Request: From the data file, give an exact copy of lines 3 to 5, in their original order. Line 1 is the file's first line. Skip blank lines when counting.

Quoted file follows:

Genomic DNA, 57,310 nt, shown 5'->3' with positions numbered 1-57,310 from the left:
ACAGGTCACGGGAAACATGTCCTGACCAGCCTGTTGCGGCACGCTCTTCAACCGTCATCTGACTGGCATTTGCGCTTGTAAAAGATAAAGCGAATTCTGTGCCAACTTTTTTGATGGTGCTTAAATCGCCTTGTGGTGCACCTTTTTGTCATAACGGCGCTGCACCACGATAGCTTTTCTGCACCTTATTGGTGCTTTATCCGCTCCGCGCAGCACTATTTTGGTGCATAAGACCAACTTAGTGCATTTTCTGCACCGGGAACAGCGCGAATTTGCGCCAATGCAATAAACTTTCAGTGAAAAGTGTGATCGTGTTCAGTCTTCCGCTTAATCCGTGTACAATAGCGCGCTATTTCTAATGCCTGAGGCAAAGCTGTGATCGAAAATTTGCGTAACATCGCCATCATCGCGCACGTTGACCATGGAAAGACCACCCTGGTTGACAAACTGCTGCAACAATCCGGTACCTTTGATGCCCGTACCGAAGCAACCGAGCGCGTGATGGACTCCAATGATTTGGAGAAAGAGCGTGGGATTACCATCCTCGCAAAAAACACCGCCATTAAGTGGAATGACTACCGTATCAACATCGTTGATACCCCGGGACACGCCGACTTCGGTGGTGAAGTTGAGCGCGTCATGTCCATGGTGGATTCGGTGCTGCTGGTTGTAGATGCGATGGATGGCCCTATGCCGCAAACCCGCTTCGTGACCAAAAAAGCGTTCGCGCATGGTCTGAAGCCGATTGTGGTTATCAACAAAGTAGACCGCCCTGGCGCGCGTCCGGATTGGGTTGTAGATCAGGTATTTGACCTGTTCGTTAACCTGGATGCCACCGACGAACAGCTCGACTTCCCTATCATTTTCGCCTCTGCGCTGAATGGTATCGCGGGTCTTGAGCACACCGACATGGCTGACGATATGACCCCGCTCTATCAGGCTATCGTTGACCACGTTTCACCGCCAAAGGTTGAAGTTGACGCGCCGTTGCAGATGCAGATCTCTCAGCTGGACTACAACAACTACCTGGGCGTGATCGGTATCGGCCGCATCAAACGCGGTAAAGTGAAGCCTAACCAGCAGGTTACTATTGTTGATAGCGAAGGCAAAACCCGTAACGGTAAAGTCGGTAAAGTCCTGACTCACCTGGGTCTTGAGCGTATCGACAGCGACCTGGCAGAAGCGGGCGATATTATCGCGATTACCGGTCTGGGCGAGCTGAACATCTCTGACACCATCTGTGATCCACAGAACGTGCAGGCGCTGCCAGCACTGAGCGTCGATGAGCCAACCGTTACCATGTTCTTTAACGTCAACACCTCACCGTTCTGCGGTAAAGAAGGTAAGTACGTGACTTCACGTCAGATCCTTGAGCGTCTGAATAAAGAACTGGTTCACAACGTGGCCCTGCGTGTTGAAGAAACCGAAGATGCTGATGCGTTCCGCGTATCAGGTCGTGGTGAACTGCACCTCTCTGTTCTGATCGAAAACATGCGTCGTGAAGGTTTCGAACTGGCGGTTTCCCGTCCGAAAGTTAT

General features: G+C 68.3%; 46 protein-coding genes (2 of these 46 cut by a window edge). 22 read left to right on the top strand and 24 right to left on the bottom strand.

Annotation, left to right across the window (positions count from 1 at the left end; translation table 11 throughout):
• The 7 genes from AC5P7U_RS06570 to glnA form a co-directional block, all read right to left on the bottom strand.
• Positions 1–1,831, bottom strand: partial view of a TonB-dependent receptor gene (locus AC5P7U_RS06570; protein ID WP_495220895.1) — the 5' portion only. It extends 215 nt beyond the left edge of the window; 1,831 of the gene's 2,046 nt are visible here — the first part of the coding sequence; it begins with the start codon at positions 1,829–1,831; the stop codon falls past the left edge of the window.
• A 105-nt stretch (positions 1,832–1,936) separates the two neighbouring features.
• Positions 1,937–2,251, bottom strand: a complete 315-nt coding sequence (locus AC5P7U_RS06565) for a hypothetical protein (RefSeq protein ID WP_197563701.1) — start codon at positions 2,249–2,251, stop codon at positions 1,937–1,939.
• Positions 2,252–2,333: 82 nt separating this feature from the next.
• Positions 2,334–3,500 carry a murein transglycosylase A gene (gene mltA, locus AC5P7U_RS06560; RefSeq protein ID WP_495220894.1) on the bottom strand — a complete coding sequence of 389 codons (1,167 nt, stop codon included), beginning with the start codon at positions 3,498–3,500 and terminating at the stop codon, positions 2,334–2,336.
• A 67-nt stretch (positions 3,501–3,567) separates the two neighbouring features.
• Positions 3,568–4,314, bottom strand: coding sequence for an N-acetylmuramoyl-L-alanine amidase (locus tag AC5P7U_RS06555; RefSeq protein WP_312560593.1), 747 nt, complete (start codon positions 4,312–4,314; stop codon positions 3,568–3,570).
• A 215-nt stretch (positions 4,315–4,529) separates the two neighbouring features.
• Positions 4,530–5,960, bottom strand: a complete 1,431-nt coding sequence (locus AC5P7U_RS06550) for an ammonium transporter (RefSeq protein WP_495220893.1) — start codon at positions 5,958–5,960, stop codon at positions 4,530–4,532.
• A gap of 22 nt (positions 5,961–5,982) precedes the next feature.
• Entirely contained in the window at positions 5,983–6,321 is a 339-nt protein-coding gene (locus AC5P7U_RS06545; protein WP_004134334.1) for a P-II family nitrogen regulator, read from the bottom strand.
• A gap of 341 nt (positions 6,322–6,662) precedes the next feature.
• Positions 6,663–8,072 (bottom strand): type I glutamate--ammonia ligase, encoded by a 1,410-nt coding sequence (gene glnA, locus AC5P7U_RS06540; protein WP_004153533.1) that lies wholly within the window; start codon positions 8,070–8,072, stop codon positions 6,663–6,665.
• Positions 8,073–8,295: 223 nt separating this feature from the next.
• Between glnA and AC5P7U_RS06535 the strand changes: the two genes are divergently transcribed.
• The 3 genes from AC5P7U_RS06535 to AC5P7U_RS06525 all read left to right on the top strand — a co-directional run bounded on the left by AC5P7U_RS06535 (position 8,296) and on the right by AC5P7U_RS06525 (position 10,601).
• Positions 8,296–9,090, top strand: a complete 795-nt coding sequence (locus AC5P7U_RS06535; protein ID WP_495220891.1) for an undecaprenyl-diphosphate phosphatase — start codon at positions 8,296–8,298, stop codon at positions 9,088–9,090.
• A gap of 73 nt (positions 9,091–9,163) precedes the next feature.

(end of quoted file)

General features: G+C 68.3%; 46 protein-coding genes (2 of these 46 cut by a window edge). 22 read left to right on the top strand and 24 right to left on the bottom strand.

Annotation, left to right across the window (positions count from 1 at the left end; translation table 11 throughout):
• The 7 genes from AC5P7U_RS06570 to glnA form a co-directional block, all read right to left on the bottom strand.